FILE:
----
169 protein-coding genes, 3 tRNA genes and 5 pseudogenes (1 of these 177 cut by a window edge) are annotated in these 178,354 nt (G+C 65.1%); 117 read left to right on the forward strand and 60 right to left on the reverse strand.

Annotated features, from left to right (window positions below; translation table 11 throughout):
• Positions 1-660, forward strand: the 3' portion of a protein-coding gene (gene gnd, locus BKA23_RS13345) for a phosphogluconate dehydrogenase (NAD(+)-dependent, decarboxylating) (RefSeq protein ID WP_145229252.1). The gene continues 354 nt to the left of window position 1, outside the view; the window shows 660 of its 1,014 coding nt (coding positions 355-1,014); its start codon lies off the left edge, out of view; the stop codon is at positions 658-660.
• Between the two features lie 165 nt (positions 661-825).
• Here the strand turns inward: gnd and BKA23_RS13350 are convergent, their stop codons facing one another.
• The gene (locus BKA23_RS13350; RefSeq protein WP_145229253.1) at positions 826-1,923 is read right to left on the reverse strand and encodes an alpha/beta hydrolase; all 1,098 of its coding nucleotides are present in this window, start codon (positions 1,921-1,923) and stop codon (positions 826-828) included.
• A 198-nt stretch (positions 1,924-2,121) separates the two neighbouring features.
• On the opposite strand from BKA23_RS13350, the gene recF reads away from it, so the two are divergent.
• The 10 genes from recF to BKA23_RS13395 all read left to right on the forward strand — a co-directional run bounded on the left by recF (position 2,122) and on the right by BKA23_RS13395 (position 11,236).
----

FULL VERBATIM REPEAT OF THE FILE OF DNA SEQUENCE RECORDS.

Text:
169 protein-coding genes, 3 tRNA genes and 5 pseudogenes (1 of these 177 cut by a window edge) are annotated in these 178,354 nt (G+C 65.1%); 117 read left to right on the forward strand and 60 right to left on the reverse strand.

Annotated features, from left to right (window positions below; translation table 11 throughout):
• Positions 1-660, forward strand: the 3' portion of a protein-coding gene (gene gnd, locus BKA23_RS13345) for a phosphogluconate dehydrogenase (NAD(+)-dependent, decarboxylating) (RefSeq protein ID WP_145229252.1). The gene continues 354 nt to the left of window position 1, outside the view; the window shows 660 of its 1,014 coding nt (coding positions 355-1,014); its start codon lies off the left edge, out of view; the stop codon is at positions 658-660.
• Between the two features lie 165 nt (positions 661-825).
• Here the strand turns inward: gnd and BKA23_RS13350 are convergent, their stop codons facing one another.
• The gene (locus BKA23_RS13350; RefSeq protein WP_145229253.1) at positions 826-1,923 is read right to left on the reverse strand and encodes an alpha/beta hydrolase; all 1,098 of its coding nucleotides are present in this window, start codon (positions 1,921-1,923) and stop codon (positions 826-828) included.
• A 198-nt stretch (positions 1,924-2,121) separates the two neighbouring features.
• On the opposite strand from BKA23_RS13350, the gene recF reads away from it, so the two are divergent.
• The 10 genes from recF to BKA23_RS13395 all read left to right on the forward strand — a co-directional run bounded on the left by recF (position 2,122) and on the right by BKA23_RS13395 (position 11,236).